Estimation of Green House Gas and Contaminant Emissions from Traffic by microsimulation and refined Origin-Destination matrices: a methodological approach


  • Jorge Eloy Luzuriaga Quichimbo Universitat Politècnica de València image/svg+xml
  • Juan-Antonio Moreno-Perez Universitat Politècnica de València image/svg+xml
  • Edgar Lorenzo-Sáez Universitat Politècnica de València image/svg+xml
  • Santiago Mira Prats Universitat Politècnica de València image/svg+xml
  • Javier Fermín Urchueguía Schölzel Universitat Politècnica de València image/svg+xml
  • Lenin Guillermo Lemus Zúñiga Universitat Politècnica de València image/svg+xml
  • José Vicente Oliver Villanueva Universitat Politècnica de València image/svg+xml
  • Miguel Ángel Mateo Pla Universitat Politècnica de València image/svg+xml



mobility, demand modelling, OD matrices, CO2 emissions, SUMO, Lagrangian algorithm


The high levels of air contamination and presence of different pollutants are a large problem in most of the cities in which road transport is the primary source of emissions.
The governments of more than 100 countries are adopting different policies and strategies to help reduce and mitigate their global emissions. In terms of road transport, reductions in emissions could be achieved by replacing conventional vehicle technologies or by changing the travel patterns of individuals using a private vehicle as their primary means of transportation. However, accurately quantifying the emissions related to the urban traffic from multiple possible scenarios is a very complicated task, even when appropriate tools made for this purpose are available. Here we apply a scientifically rigorous protocol to accurately estimate greenhouse and other polluting gases.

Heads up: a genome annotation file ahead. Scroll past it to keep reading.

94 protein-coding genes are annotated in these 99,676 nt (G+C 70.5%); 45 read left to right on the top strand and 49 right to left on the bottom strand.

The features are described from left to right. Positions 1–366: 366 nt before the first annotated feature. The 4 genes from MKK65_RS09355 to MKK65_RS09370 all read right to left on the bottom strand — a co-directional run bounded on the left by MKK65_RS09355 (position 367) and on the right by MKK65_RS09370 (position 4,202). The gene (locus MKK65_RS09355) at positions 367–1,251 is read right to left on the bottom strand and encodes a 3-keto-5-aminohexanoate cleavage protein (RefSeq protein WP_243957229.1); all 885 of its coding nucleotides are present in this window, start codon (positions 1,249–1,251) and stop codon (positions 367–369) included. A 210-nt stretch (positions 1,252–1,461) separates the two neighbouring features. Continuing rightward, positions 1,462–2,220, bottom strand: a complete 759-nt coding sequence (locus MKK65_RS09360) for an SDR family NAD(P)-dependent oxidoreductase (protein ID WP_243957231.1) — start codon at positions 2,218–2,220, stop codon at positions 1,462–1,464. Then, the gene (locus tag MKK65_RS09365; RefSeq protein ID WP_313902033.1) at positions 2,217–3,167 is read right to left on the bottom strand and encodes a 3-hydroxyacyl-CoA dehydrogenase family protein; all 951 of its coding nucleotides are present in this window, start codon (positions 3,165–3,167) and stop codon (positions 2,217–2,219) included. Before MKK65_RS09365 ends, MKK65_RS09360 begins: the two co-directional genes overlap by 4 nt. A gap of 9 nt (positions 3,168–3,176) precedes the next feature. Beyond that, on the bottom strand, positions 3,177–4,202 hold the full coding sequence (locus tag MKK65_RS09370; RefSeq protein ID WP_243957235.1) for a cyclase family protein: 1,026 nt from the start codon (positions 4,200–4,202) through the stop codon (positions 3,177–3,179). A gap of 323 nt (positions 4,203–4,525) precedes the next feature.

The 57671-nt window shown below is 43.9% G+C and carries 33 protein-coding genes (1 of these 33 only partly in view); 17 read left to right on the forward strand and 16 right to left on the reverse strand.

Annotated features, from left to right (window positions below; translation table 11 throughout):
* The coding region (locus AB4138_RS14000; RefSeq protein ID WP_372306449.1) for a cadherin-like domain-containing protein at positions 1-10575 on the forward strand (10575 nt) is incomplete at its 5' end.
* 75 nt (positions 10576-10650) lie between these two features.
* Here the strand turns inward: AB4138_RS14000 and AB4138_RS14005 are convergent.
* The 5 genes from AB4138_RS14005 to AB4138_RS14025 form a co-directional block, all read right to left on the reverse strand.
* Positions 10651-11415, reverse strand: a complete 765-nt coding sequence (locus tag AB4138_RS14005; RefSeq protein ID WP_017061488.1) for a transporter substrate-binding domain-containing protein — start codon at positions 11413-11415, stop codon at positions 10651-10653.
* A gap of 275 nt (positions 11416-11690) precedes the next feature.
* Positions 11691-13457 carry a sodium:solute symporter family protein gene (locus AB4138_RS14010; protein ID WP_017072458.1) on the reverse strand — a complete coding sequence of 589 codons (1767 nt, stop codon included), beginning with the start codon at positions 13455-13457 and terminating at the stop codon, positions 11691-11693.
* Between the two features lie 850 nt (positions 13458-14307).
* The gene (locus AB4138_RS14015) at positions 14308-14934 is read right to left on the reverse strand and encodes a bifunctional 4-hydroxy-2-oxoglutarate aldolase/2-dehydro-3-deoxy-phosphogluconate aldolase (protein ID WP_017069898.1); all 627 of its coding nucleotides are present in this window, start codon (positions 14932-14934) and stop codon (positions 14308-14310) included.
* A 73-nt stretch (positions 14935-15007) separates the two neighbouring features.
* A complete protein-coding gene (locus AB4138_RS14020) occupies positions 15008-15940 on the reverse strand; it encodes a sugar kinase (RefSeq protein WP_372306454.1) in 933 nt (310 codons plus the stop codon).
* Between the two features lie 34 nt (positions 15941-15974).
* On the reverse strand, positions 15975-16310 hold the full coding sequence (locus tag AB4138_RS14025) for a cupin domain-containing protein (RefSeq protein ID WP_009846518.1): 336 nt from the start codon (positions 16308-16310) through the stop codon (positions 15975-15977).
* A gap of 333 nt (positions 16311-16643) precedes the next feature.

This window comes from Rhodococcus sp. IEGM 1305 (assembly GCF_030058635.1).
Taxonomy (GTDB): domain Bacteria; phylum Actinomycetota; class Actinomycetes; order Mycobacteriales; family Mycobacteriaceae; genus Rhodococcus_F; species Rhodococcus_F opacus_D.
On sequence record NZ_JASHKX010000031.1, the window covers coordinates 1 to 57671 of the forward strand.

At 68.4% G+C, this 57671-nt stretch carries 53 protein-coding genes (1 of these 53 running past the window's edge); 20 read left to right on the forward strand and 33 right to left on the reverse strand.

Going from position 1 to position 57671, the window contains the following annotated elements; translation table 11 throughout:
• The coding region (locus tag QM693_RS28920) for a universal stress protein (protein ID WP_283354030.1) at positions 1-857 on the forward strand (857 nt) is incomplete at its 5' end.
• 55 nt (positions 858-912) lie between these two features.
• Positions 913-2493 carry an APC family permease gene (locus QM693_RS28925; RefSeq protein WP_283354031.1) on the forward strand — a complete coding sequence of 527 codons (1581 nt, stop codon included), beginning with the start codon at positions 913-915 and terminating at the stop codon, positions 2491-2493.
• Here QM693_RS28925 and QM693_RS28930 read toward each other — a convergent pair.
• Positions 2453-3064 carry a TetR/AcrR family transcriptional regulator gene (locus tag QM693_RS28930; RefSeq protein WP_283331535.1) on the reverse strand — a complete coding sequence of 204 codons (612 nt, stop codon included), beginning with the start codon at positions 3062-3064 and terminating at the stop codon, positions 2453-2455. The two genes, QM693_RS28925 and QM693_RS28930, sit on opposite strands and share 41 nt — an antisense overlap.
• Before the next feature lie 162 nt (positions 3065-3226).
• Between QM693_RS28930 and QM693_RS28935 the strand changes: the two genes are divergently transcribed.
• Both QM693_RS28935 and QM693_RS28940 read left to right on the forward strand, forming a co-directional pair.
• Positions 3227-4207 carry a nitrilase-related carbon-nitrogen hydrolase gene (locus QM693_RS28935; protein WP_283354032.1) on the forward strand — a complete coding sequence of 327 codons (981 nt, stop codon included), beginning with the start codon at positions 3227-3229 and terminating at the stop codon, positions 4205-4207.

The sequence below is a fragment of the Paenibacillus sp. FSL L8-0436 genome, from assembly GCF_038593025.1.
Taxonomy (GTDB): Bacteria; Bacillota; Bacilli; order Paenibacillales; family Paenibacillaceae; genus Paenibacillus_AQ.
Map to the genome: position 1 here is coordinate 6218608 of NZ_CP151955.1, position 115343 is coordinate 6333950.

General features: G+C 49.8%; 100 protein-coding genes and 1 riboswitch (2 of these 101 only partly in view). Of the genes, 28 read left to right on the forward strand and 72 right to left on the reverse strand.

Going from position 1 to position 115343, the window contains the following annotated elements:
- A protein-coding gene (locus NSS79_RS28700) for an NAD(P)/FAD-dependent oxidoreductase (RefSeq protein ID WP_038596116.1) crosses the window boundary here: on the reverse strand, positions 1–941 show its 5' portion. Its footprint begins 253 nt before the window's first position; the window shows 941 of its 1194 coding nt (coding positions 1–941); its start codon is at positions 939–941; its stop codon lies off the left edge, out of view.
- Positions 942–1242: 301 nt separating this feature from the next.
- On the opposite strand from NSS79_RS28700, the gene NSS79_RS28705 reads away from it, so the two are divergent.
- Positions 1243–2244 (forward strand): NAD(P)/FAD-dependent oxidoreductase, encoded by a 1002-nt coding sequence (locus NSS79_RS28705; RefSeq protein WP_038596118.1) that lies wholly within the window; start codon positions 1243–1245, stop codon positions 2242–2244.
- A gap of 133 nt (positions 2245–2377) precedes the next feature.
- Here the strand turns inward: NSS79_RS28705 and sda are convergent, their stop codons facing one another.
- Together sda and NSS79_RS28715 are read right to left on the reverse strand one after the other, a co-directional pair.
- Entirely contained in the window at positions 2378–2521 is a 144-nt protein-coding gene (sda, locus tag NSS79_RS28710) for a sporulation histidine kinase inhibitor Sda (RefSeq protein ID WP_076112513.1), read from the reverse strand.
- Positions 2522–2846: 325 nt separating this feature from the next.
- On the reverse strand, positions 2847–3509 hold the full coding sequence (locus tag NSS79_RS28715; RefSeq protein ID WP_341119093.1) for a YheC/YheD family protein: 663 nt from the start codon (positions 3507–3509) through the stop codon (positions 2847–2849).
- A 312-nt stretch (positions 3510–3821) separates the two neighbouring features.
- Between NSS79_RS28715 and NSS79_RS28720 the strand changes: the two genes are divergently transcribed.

We describe the methodological steps we followed to analyse the vast quantities of data available from different heterogeneous sources. This data can aid decision-makers in planning better strategies for urban transportation. We used the origin-destination matrices already available for Valencia city (Spain), as well as historical information for their street induction-loops and the phases and times of their traffic light system as our input data for the traffic model. Rather than a brute-force algorithm, we used a fast-convergence Lagrangian algorithm model which deals with that vast quantities of information. Based on the elements mentioned above together with the statistics about the types of vehicles in the city by simulations the urban mobility city's traffic was reconstructed at different times to quantify the emissions produced with a high spatial and temporal resolution.


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How to Cite

Luzuriaga Quichimbo, J. E., Moreno-Perez, J.-A. ., Lorenzo-Sáez, E. ., Mira Prats, S. ., Urchueguía Schölzel, J. F., Lemus Zúñiga, L. G., Oliver Villanueva, J. V., & Mateo Pla, M. Ángel. (2022). Estimation of Green House Gas and Contaminant Emissions from Traffic by microsimulation and refined Origin-Destination matrices: a methodological approach. SUMO Conference Proceedings, 1, 27–37.



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